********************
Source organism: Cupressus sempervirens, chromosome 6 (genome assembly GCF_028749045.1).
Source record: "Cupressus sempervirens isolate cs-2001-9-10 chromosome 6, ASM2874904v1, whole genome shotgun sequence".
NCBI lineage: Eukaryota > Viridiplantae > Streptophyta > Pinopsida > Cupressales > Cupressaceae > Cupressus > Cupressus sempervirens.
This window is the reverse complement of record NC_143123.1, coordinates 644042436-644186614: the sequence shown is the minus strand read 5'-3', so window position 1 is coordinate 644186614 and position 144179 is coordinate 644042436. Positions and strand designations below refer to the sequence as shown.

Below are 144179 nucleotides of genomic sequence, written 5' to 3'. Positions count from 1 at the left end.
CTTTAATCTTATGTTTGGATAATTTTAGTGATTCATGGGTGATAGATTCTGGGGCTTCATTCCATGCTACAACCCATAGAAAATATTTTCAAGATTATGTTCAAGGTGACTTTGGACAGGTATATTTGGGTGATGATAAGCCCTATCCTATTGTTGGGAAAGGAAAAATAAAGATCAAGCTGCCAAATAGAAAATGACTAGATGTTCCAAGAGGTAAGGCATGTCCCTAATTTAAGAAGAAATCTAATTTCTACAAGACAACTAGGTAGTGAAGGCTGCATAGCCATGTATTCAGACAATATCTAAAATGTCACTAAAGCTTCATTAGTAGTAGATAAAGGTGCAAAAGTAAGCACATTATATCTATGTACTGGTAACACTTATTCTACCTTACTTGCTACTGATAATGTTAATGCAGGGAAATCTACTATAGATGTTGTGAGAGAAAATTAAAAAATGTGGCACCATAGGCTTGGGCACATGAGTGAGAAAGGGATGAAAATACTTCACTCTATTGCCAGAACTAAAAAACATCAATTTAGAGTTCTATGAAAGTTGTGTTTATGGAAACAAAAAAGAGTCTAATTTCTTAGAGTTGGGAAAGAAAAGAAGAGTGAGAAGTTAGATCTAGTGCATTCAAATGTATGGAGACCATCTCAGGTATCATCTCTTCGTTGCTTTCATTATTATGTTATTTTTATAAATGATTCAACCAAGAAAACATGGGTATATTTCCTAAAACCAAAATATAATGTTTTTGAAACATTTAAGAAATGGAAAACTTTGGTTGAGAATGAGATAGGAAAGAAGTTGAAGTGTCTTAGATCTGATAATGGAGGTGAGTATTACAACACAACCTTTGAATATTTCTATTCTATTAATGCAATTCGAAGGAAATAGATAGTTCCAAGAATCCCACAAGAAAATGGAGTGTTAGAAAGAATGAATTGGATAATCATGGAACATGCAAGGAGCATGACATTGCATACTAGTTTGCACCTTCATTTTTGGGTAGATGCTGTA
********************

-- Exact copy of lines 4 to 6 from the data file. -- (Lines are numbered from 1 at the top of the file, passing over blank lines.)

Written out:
This window is the reverse complement of record NC_143123.1, coordinates 644042436-644186614: the sequence shown is the minus strand read 5'-3', so window position 1 is coordinate 644186614 and position 144179 is coordinate 644042436. Positions and strand designations below refer to the sequence as shown.

Below are 144179 nucleotides of genomic sequence, written 5' to 3'. Positions count from 1 at the left end.
CTTTAATCTTATGTTTGGATAATTTTAGTGATTCATGGGTGATAGATTCTGGGGCTTCATTCCATGCTACAACCCATAGAAAATATTTTCAAGATTATGTTCAAGGTGACTTTGGACAGGTATATTTGGGTGATGATAAGCCCTATCCTATTGTTGGGAAAGGAAAAATAAAGATCAAGCTGCCAAATAGAAAATGACTAGATGTTCCAAGAGGTAAGGCATGTCCCTAATTTAAGAAGAAATCTAATTTCTACAAGACAACTAGGTAGTGAAGGCTGCATAGCCATGTATTCAGACAATATCTAAAATGTCACTAAAGCTTCATTAGTAGTAGATAAAGGTGCAAAAGTAAGCACATTATATCTATGTACTGGTAACACTTATTCTACCTTACTTGCTACTGATAATGTTAATGCAGGGAAATCTACTATAGATGTTGTGAGAGAAAATTAAAAAATGTGGCACCATAGGCTTGGGCACATGAGTGAGAAAGGGATGAAAATACTTCACTCTATTGCCAGAACTAAAAAACATCAATTTAGAGTTCTATGAAAGTTGTGTTTATGGAAACAAAAAAGAGTCTAATTTCTTAGAGTTGGGAAAGAAAAGAAGAGTGAGAAGTTAGATCTAGTGCATTCAAATGTATGGAGACCATCTCAGGTATCATCTCTTCGTTGCTTTCATTATTATGTTATTTTTATAAATGATTCAACCAAGAAAACATGGGTATATTTCCTAAAACCAAAATATAATGTTTTTGAAACATTTAAGAAATGGAAAACTTTGGTTGAGAATGAGATAGGAAAGAAGTTGAAGTGTCTTAGATCTGATAATGGAGGTGAGTATTACAACACAACCTTTGAATATTTCTATTCTATTAATGCAATTCGAAGGAAATAGATAGTTCCAAGAATCCCACAAGAAAATGGAGTGTTAGAAAGAATGAATTGGATAATCATGGAACATGCAAGGAGCATGACATTGCATACTAGTTTGCACCTTCATTTTTGGGTAGATGCTGTA